Western University researchers have confirmed drinking impairs decision-making.
In a study published in the journal PLOS ONE, Brain and Mind Institute (BMI) scientists claim that when blood alcohol approaches the legal limit for driving, the human ability to override snap or impulse decisions is reduced.
Described as human “autopilot,” it’s about our natural responses to rapidly evolving situations.
Researchers had participants in the study point toward suddenly appearing visual targets first when sober and again drunk.
“The target predominantly remained stationary but sometimes it abruptly jumped to a new location,” according to a press release. “Previous studies have shown that people quickly and accurately self-correct for such target jumps and that an autopilot-type mechanism in the brain underlies this rapid and automatic response.”
When they were asked to stop moving when the target jumped, the drunks weren’t able to do so, implying that drinking alcohol had impaired their ability to switch off their autopilot.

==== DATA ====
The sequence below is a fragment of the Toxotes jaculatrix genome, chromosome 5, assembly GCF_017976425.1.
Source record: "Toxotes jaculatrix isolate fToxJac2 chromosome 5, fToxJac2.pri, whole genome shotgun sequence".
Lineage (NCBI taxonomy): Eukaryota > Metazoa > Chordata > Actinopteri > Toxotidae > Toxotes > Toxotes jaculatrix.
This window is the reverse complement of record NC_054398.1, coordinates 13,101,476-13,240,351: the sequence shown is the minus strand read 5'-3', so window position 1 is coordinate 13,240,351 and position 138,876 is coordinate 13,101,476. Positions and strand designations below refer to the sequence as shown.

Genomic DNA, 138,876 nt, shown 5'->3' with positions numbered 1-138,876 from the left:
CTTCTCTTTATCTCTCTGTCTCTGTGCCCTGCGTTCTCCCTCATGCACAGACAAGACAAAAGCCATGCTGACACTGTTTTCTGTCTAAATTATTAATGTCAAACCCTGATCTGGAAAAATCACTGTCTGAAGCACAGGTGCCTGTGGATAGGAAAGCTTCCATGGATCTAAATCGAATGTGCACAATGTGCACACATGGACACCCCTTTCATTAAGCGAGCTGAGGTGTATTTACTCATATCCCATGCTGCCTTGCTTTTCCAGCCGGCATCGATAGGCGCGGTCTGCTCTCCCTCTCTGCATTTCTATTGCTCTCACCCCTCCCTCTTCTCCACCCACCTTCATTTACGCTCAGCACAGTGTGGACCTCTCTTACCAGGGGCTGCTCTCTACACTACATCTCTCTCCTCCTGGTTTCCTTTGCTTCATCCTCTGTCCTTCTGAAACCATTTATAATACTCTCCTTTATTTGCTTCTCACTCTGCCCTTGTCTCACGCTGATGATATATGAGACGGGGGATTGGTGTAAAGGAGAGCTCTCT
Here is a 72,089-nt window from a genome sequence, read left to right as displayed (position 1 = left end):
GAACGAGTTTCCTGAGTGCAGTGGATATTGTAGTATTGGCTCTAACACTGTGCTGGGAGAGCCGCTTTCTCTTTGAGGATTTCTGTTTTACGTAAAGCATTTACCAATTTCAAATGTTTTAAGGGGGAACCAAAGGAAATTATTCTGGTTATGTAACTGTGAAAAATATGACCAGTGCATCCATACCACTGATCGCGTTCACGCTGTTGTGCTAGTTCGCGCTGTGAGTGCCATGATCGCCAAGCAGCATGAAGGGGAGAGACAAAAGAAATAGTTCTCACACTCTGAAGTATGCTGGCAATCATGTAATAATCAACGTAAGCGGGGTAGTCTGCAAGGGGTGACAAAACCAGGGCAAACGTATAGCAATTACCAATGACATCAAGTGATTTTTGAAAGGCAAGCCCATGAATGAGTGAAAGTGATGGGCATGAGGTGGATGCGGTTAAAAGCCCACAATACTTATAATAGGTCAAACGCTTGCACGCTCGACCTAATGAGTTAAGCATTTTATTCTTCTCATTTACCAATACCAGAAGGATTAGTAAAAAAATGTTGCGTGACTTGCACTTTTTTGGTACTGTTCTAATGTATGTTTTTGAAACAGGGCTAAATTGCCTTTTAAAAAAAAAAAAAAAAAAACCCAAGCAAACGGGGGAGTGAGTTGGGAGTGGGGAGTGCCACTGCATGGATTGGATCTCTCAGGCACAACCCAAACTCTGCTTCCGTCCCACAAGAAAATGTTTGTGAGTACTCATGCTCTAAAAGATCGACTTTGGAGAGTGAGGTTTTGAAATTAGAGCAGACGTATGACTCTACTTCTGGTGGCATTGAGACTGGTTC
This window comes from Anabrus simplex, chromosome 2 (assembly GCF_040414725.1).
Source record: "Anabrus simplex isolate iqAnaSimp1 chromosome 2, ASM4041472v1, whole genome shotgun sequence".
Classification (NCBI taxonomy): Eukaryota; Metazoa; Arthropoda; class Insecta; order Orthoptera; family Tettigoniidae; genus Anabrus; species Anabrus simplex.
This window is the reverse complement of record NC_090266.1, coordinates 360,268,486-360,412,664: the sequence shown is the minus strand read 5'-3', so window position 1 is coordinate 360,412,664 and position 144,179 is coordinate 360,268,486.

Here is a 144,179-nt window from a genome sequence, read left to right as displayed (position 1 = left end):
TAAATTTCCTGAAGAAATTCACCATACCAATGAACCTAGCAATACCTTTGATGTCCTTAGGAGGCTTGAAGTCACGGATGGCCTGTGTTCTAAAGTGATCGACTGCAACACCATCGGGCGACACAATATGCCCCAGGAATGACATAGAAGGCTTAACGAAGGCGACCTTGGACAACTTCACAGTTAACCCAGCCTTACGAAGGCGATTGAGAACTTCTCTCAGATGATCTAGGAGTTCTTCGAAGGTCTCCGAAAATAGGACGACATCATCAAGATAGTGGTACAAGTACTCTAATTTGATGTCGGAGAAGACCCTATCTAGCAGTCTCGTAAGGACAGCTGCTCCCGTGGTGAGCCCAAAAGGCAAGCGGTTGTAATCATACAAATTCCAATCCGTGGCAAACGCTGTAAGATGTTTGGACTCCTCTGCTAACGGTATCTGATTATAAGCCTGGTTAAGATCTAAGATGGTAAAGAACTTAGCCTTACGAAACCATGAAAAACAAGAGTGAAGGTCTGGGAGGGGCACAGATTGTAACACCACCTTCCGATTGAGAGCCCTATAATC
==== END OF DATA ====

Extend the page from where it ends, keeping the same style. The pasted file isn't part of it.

“This study shows that although behaviour that's well practiced or automatic is pretty robust to the effects of moderate amounts of alcohol, things really fall apart when you have to override these responses and do something different,” lead author Kevin Johnston said.
That’s a big deal for drivers, he said, who have to adjust speed, steer and brake quickly due to road conditions or suddenly appearing obstacles.
Johnston teamed with Mel Goodale, Director of Western's Brain and Mind Institute, and Brian Timney, Dean of Western's Faculty of Social Sciences, to conduct the study, which was supported by the Natural Sciences and Engineering Research Council of Canada (NSERC) and the Alcoholic Beverages Medical Research Foundation (ABMRF).
The paper, titled "Acute Alcohol Consumption Impairs Controlled but Not Automatic Processes in a Psychophysical Pointing Paradigm," can be further explored at http://dx.plos.org/10.1371/journal.pone.0068682.